Sugar workers, meanwhile, are among the lowest paid, according to Unyon ng Manggagawa sa Agrikultura (UMA). In 2016, the group found out that workers from Mindanao were paid less than P10 (US$ 0.80) a day in Hacienda Luisita.
Gi Estrada of UMA said that workers in Cagayan Valley get P170 (US$3) per day while those in Negros are paid P5,000 ($92) per month.
Fisherfolk, meanwhile, are burdened with the excise tax on oil brought about by Duterte’s Tax Reform for Acceleration and Inclusion (TRAIN) Law. Pamalakaya revealed that fisherfolk now shell out P140 (US$2.5) more per fishing trip.
Soriano blamed Duterte’s adherence to neoliberal policies of liberalizing agriculture for the plight of farmers and fisherfolk. Instead of boosting local production, Duterte and the previous administrations relied on importation, she said.
Soriano added that the impending tariffication of rice imports will not bring down the prices of rice but will endanger the country’s food security.
Attacks on farmers, fisherfolk
The farmers are also protesting what they called as the government’s heightened crackdown against activists amid the Red October being peddled by the military.
In the morning of October 6, Jaime Delos Santos, 62, chairman of Pamalakaya in Guihulngan, Negros Oriental was gunned down in front of a bakery by unknown assailants. Delos Santos died from six gunshot wounds.
On the same day, Daniel Tejamo, leader of Bugsay Mangingisda was shot dead at Libertad, Negros Oriental.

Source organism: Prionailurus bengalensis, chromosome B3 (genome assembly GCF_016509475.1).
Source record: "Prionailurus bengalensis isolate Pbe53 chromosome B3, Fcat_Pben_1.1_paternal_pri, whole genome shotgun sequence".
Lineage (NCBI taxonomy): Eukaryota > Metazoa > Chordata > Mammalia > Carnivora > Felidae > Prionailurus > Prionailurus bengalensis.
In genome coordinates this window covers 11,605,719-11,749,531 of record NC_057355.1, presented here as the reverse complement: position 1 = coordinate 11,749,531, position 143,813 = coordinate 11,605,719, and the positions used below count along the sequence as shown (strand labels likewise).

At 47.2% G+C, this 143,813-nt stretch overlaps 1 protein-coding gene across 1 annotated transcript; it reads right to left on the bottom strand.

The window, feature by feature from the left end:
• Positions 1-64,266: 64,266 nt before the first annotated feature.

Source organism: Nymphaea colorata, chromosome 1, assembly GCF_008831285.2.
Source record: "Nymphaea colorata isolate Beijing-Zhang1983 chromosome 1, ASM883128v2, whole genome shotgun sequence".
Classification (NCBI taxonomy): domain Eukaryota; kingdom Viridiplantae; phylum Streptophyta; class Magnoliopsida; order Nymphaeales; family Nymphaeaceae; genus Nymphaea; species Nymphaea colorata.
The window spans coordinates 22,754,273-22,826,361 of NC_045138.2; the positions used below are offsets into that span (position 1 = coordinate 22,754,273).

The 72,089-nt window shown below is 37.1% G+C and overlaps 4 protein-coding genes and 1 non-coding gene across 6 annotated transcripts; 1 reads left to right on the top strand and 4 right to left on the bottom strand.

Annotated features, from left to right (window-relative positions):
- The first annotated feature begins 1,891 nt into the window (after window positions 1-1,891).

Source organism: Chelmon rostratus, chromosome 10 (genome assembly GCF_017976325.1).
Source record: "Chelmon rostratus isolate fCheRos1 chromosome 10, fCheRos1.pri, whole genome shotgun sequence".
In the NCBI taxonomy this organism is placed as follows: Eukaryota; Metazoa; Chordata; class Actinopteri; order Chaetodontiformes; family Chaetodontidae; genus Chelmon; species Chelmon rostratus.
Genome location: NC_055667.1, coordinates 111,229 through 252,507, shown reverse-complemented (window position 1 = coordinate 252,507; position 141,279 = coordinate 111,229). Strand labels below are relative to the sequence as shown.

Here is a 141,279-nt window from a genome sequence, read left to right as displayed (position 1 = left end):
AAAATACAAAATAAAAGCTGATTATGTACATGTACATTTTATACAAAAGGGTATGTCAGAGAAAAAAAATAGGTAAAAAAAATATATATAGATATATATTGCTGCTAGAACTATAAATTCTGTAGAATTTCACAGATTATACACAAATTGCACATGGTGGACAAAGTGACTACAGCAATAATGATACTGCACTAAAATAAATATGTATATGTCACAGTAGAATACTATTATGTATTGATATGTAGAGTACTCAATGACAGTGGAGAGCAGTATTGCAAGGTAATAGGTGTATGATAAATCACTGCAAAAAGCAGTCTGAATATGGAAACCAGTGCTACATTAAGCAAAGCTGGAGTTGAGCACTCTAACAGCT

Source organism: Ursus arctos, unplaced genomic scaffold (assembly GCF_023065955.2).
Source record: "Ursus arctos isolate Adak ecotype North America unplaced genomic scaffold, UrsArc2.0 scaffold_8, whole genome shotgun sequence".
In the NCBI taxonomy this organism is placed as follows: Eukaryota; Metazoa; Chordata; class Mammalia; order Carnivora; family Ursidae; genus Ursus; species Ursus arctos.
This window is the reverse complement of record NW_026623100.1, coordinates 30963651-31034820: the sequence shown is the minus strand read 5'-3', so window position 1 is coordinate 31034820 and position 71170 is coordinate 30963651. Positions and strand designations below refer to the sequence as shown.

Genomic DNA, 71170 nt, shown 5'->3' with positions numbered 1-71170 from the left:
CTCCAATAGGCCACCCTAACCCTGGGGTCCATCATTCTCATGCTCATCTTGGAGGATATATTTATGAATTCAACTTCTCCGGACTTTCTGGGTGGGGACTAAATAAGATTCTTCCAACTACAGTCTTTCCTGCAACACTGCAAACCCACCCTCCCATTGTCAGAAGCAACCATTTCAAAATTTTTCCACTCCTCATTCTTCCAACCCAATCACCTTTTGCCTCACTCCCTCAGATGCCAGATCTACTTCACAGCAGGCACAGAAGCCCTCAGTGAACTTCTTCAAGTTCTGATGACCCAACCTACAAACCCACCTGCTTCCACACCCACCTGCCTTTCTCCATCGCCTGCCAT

Delos Santos spearheaded campaigns in his community, particularly against the imposition of exorbitant fees and taxes in the sea while Tejamo was very vocal against the intrusion of commercial fishing vessels in Tañon Strait, a protected seascape located between the islands of Cebu and Negros.
Earlier this year, on July 23, Alberto Tecson, the predecessor of Delos Santos in Pamalakaya Negros, was shot dead in front of his family.
KMP said there have been 161 peasants killed under Duterte. Twenty-three of the victims were women, six were children, and 22 were elderly.
Meanwhile, in Northern Mindanao, 34 activists were charged with trumped-up murder and frustrated murder charges. Among the accused were KMP National Council Member Ereneo Udarbe ,Arturo Colao, and Gerry Basahon, leader of Misamis Oriental Farmers Association (MOFA).
Basahon was arrested Oct. 4, in Purok 1, Barangay 26, Gingoog City in Misamis Oriental by members of the 56th Infantry Battalion of the Philippine Army.
Another warrant of arrest for arson and attempted murder dated April 23, 2018 was issued against KMP Caraga leader Jeremias Numeral of the Nagkakaisang Mag-uuma sa Agusan del Sur (NAMASUR).
Antonio Flores, KMP secretary general, said that the latest trumped-up criminal charges are meant to harass, threaten and intimidate farmers and peasant leaders who are leading and carrying out land reform struggles in their respective provinces and regions.
A series of protest actions will be staged by KMP chapters all over the country, setting Oct. 19 as the nationally-coordinated day of action against poverty, hunger and state-fascism.